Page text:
Could JetBlue be ready to launch service to London?
That’s long been a source of speculation in the airline industry, and that seems only likely to increase after some of the most direct comments yet by the carrier’s executives.
“We’re actively looking at it now,” JetBlue CEO Robin Hayes said about the possibility of London service in an interview with The Independent.
“What JetBlue has always done since we started nearly 20 years ago is bring low fares with a better service, and we’d love to bring that to Europe,” Hayes added to London newspaper.
Hayes offered no specifics about when such service might begin, but he did offer some details as to what it might look like if it was added.
London flights would operate from JetBlue’s two busiest hubs – New York JFK and Boston – and would be on Airbus A321LR narrowbody jets. The “LR” stands for long range, meaning the aircraft could easily handle trans-Atlantic routes between the U.S. Northeast and much of western Europe.
JetBlue does not currently have any A321LRs in its fleet, but it is expected to begin receiving the first of more than 80 Airbus A321neos this year. JetBlue’s order with Airbus gives it the option convert some of those deliveries to the long-range variant.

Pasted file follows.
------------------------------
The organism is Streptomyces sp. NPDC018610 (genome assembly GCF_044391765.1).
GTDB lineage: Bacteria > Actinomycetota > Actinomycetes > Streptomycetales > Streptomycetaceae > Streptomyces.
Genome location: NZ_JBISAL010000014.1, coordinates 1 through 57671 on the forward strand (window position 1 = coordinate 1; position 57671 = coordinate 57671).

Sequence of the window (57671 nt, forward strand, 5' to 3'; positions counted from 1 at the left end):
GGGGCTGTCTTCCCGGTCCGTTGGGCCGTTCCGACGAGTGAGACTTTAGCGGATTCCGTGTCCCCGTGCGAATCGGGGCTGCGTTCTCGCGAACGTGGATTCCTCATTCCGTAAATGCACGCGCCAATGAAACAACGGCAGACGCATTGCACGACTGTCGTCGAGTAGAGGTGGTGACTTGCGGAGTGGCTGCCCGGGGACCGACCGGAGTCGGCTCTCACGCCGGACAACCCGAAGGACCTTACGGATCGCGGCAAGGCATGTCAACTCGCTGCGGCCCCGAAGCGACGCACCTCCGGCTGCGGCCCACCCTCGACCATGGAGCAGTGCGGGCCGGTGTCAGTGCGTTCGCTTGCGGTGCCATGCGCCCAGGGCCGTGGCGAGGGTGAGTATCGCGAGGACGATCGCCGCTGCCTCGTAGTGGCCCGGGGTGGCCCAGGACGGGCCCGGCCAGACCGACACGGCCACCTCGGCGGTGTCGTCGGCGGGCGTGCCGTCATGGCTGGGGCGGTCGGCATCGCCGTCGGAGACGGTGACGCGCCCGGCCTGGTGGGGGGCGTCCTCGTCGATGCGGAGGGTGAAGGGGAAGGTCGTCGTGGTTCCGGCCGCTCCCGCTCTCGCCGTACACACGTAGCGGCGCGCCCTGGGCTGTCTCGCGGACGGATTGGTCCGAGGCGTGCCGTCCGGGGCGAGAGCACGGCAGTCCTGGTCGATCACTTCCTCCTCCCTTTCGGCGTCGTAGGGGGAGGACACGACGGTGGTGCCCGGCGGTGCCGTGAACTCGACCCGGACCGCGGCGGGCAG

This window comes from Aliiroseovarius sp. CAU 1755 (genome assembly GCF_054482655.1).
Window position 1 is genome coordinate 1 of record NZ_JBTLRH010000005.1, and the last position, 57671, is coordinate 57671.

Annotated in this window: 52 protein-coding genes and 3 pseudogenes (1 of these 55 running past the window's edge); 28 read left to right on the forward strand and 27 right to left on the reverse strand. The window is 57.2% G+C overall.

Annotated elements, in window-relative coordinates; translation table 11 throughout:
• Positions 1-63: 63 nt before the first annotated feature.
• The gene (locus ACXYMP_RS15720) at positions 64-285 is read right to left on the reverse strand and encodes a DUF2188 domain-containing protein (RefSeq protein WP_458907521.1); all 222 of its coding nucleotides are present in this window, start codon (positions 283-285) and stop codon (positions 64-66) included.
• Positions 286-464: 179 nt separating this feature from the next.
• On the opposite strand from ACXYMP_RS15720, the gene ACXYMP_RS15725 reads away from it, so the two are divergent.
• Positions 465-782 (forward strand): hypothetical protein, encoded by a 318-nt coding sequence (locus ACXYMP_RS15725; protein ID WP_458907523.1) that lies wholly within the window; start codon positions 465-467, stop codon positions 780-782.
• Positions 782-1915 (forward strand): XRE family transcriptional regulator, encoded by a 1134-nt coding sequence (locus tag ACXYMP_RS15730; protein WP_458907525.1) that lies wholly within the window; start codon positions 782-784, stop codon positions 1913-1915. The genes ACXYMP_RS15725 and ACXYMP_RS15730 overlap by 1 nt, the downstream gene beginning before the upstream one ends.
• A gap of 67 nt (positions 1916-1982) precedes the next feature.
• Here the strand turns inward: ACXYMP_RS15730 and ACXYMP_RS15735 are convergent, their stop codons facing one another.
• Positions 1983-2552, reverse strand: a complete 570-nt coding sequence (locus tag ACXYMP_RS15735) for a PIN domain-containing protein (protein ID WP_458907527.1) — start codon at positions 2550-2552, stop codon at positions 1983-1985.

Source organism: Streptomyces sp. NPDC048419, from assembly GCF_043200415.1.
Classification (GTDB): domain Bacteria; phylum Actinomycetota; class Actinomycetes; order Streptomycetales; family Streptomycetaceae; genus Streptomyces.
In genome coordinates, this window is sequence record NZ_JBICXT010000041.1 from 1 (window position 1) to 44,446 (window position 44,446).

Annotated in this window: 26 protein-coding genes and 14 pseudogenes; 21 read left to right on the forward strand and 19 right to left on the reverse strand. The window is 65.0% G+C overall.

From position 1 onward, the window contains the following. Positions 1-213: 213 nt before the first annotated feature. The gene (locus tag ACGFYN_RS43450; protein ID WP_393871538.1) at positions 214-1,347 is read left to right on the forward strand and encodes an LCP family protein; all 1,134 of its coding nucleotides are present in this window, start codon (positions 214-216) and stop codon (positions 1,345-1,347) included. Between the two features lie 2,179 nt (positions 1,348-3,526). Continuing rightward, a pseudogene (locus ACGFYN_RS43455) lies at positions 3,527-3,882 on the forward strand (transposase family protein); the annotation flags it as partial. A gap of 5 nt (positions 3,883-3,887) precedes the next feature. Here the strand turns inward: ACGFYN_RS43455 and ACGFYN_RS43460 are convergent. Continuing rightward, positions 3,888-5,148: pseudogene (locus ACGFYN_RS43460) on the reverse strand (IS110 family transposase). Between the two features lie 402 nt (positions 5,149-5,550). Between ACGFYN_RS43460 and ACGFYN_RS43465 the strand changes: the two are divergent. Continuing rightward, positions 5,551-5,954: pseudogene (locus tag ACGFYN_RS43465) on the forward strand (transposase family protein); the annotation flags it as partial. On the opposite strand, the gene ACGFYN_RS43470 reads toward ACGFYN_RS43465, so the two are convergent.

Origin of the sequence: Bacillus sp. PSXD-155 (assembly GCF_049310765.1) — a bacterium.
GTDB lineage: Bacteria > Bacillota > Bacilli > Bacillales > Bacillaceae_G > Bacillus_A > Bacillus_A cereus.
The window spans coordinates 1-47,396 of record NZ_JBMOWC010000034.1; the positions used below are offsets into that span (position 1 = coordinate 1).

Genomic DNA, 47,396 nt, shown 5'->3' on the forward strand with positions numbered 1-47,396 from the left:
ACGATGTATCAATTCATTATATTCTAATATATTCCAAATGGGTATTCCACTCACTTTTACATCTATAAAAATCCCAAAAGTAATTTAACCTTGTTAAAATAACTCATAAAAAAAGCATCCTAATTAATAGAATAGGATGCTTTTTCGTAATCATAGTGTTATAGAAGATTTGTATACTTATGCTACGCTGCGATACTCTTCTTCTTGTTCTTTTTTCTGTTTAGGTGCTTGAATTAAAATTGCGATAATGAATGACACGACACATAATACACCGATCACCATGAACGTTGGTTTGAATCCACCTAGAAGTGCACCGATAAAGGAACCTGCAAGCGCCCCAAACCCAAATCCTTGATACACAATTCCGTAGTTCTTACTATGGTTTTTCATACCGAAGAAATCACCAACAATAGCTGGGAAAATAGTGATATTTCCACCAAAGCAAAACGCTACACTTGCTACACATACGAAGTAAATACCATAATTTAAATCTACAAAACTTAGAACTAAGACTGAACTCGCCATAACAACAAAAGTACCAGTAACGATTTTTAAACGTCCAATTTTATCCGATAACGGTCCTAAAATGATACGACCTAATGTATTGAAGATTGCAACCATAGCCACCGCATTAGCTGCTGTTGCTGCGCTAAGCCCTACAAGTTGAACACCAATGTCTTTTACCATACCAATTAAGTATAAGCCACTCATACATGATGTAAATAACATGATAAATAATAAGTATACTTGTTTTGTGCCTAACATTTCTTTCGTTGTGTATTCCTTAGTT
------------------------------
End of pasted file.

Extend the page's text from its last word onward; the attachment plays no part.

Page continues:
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Hayes told the Independent that business-class fares on competitors’ routes like Boston-London have risen so much that there’s a lot of room to come in and undercut those with JetBlue’s new “Mint” lie-flat seats.
He pointed to what’s happened on cross-country routes in the USA where JetBlue has rolled out those seats.
“Since we launched (Mint), transcontinental fares have approximately halved,” he said to the Independent.
The Independent noted the airline’s staff has been alerted to an April 10 meeting in New York described as “a chat about JetBlue’s vision and strategy.” Hayes is scheduled to deliver a speech to the Aviation Club in London on April 11.
Despite the attempt to connect the dots, JetBlue said it’s not ready to reveal anything definitive about the launch of London flights.
“As we’ve said previously, we plan to announce our decision on the Long Range version of the A321 in 2019,” JetBlue spokesman Doug McGraw said in an email to USA TODAY’s Today in the Sky blog. “The transatlantic market – especially in the premium category – suffers from the same lack of competition and high fares that transcon routes in the U.S. saw before JetBlue introduced Mint. Potential routes to Europe could provide us an opportunity to grow our focus cities of Boston and New York as we consider the best use of our aircraft from a margin perspective in those cities.”
Stay tuned …
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